At the beginning of the month, on your computer or in a notebook, make a page that is titled “Income.” On that page, list all the income you will have for the month. Make another page titled “Expenses” and list all the things you know you will spend money on and how much you think you will spend. Then, as the month goes by, keep a record of all your expenditures. If you go over your estimate in one category, you may be able to adjust other categories, but remember that you only have so much money with which to work. At the end of the month, subtract your expenses from your income to determine how well you stuck to your budget. If you come up short of money at the end of the month, you will need to adjust your spending for the coming month. If you had money left over, put it in savings to meet one of your goals (such as a vacation or a new television) or to cover future emergencies.

Method 2

At the beginning of the month—or whenever you get your paycheck/money—divide the money to cover the items in your budget. Label an envelope for each item and put the amount of money you will need in that envelope. As the month goes by, take out money as you need it. Put the receipts for your purchases into the proper envelope so you can determine how well you did at the end of the month. When all the money is gone from one envelope, you must stop spending or borrow money from another envelope. But if you borrow, be sure to consider carefully, or you may run out of money for something you really need. Keep a record of where you borrow so you can adjust your system for the coming month.

Whichever spending plan you choose to use, you may need to make revisions to better meet your family’s lifestyle. If you find that expenses are more than the amount of money coming in, you must make some changes in the way you are spending your money. If you have money left at the end of the month, you will want to put it in savings to meet one of your family’s goals or to cover future emergencies.

For further reading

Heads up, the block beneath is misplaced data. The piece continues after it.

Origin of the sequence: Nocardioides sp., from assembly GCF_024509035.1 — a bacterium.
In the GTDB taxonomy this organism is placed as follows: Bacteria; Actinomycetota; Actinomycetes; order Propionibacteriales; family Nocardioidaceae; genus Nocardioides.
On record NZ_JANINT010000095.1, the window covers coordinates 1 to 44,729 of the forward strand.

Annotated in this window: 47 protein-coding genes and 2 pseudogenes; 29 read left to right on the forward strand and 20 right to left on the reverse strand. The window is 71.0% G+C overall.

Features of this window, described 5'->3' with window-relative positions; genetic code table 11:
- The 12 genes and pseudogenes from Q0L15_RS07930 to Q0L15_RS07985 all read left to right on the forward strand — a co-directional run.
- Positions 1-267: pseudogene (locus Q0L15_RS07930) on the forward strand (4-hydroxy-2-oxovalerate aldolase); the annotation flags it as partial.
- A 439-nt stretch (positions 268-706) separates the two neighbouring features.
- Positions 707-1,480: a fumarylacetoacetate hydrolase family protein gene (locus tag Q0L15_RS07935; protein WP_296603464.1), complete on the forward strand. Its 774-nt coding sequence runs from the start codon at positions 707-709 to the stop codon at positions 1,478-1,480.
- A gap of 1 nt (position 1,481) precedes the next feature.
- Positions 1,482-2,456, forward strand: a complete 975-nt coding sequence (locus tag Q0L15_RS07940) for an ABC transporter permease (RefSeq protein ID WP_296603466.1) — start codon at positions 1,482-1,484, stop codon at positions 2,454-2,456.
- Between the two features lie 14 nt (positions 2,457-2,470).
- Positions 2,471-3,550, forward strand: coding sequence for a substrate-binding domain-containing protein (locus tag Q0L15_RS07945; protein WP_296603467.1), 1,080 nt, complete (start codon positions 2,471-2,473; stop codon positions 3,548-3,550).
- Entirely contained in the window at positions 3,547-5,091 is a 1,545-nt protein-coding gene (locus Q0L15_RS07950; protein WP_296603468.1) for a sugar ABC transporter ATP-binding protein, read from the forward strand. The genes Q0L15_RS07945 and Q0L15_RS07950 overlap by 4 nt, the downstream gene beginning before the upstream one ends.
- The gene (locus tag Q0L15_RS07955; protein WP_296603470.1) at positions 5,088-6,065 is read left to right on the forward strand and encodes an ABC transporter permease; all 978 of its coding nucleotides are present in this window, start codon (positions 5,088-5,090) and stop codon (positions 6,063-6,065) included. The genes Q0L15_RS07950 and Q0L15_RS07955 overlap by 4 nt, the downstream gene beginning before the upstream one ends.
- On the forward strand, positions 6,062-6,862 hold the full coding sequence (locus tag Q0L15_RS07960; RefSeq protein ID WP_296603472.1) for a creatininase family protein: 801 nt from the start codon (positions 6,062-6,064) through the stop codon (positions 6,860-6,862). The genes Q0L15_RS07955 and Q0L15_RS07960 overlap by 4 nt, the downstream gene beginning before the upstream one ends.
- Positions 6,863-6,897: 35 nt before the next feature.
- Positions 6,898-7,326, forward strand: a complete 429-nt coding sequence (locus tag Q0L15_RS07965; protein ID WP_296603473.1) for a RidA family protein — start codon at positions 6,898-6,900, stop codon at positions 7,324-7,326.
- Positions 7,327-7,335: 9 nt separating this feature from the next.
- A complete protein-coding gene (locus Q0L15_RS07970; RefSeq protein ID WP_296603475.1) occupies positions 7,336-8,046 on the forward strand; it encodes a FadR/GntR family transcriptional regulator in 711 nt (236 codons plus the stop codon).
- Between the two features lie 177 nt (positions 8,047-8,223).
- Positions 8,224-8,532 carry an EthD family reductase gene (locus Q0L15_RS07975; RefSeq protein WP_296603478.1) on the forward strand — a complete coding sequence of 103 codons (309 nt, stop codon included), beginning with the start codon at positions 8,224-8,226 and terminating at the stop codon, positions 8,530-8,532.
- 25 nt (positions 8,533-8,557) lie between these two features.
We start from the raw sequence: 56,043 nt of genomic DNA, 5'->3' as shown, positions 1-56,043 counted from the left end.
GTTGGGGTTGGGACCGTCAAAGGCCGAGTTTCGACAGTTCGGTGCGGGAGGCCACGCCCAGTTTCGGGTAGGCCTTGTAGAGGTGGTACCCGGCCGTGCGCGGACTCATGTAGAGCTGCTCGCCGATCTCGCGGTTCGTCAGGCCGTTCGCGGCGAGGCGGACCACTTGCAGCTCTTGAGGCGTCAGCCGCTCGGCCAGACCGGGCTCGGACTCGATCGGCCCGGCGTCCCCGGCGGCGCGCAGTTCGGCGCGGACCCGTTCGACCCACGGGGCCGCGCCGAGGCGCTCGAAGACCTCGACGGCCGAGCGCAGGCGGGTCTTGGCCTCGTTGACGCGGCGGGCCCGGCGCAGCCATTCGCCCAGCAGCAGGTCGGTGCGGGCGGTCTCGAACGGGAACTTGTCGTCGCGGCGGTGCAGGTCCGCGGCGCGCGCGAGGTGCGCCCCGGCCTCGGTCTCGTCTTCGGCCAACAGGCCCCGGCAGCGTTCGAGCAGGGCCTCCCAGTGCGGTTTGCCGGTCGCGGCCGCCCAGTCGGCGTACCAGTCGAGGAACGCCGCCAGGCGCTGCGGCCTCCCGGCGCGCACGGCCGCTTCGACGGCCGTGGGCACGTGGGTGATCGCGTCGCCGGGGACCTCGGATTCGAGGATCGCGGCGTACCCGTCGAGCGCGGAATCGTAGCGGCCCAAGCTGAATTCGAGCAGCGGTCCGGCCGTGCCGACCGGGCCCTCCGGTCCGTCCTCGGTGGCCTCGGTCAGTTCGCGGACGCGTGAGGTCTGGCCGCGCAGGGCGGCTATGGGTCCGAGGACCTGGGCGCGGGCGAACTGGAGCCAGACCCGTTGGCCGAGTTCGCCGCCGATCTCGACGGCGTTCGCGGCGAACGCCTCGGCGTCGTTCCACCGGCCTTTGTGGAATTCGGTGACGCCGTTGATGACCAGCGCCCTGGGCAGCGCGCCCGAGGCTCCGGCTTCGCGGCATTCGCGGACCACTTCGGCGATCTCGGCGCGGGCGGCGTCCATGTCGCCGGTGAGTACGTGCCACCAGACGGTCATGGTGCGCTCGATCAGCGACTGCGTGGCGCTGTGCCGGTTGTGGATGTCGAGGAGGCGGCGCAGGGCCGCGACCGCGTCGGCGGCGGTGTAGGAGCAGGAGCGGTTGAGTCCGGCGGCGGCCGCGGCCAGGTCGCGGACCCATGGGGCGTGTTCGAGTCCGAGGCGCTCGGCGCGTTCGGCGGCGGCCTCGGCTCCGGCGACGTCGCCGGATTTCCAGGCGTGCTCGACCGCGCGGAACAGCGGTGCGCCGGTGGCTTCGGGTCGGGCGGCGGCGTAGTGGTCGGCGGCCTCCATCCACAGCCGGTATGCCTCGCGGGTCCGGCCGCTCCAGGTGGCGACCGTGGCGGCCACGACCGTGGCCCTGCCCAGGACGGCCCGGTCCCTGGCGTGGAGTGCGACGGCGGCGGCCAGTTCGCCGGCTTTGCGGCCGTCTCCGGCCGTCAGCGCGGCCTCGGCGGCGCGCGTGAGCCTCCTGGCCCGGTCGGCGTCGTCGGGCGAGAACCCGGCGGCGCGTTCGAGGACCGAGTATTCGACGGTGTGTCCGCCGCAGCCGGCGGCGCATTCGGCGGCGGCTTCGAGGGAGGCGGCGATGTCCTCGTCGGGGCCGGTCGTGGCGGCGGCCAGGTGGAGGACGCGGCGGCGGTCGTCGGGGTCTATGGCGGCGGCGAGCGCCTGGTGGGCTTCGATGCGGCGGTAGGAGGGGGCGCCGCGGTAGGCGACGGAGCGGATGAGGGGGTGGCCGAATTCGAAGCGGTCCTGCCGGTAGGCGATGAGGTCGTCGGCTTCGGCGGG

CR-591: Managing Your Money: Where Do I Begin?
http://aces.nmsu.edu/pubs/_circulars/CR591/welcome.html

CR-592: Managing Your Money: Where Does All the Money Go?
http://aces.nmsu.edu/pubs/_circulars/CR592/welcome.html

CR-593: Managing Your Money: Stop Spending Leaks
http://aces.nmsu.edu/pubs/_circulars/CR593/welcome.html

CR-594: Managing Your Money: Developing a Spending Plan
http://aces.nmsu.edu/pubs/_circulars/CR594/welcome.html

CR-595: Managing Your Money: How Much Credit Can I Afford?
http://aces.nmsu.edu/pubs/_circulars/CR595/welcome.html

CR-596: Managing Your Money: Keeping Records in Order
http://aces.nmsu.edu/pubs/_circulars/CR596/welcome.html


Photo of Bryce Jorgensen.

Bryce Jorgensen is the Extension Family Resource Management Specialist at NMSU. He earned his Ph.D. at Virginia Tech. As a consultant, trainer, author, and speaker, he focuses on achieving individual, relational, and financial wellness for New Mexicans. An expert in the psychology of change, mindset, and behavioral economics, he provides customized programs leading to life and financial success.


To find more resources for your business, home, or family, visit the College of Agricultural, Consumer and Environmental Sciences on the World Wide Web at aces.nmsu.edu/pubs/

Contents of publications may be freely reproduced for educational purposes. All other rights reserved. For permission to use publications for other purposes, contact pubs@nmsu.edu or the authors listed on the publication.

New Mexico State University is an equal opportunity/affirmative action employer and educator. NMSU and the U.S. Department of Agriculture cooperating.

Revised September 2018 Las Cruces, NM